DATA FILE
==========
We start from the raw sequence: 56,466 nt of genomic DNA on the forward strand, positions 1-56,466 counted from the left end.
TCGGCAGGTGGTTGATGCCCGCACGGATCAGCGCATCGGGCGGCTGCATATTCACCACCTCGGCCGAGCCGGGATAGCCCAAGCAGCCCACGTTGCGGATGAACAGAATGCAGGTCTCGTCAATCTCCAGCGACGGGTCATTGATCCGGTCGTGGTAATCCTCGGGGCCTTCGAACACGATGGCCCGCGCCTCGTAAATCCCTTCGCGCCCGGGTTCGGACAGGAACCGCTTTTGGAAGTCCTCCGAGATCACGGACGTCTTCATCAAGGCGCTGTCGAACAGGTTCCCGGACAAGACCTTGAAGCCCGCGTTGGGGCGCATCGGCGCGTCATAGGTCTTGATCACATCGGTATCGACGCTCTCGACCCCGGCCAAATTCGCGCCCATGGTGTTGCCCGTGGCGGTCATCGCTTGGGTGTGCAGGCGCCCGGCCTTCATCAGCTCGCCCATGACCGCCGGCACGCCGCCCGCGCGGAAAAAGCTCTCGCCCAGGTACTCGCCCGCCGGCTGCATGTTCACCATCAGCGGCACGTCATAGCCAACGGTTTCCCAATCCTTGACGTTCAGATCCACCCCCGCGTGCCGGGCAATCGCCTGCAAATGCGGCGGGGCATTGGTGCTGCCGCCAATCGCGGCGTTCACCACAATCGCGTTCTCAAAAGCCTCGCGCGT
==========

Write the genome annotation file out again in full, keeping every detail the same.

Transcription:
We start from the raw sequence: 56,466 nt of genomic DNA on the forward strand, positions 1-56,466 counted from the left end.
TCGGCAGGTGGTTGATGCCCGCACGGATCAGCGCATCGGGCGGCTGCATATTCACCACCTCGGCCGAGCCGGGATAGCCCAAGCAGCCCACGTTGCGGATGAACAGAATGCAGGTCTCGTCAATCTCCAGCGACGGGTCATTGATCCGGTCGTGGTAATCCTCGGGGCCTTCGAACACGATGGCCCGCGCCTCGTAAATCCCTTCGCGCCCGGGTTCGGACAGGAACCGCTTTTGGAAGTCCTCCGAGATCACGGACGTCTTCATCAAGGCGCTGTCGAACAGGTTCCCGGACAAGACCTTGAAGCCCGCGTTGGGGCGCATCGGCGCGTCATAGGTCTTGATCACATCGGTATCGACGCTCTCGACCCCGGCCAAATTCGCGCCCATGGTGTTGCCCGTGGCGGTCATCGCTTGGGTGTGCAGGCGCCCGGCCTTCATCAGCTCGCCCATGACCGCCGGCACGCCGCCCGCGCGGAAAAAGCTCTCGCCCAGGTACTCGCCCGCCGGCTGCATGTTCACCATCAGCGGCACGTCATAGCCAACGGTTTCCCAATCCTTGACGTTCAGATCCACCCCCGCGTGCCGGGCAATCGCCTGCAAATGCGGCGGGGCATTGGTGCTGCCGCCAATCGCGGCGTTCACCACAATCGCGTTCTCAAAAGCCTCGCGCGT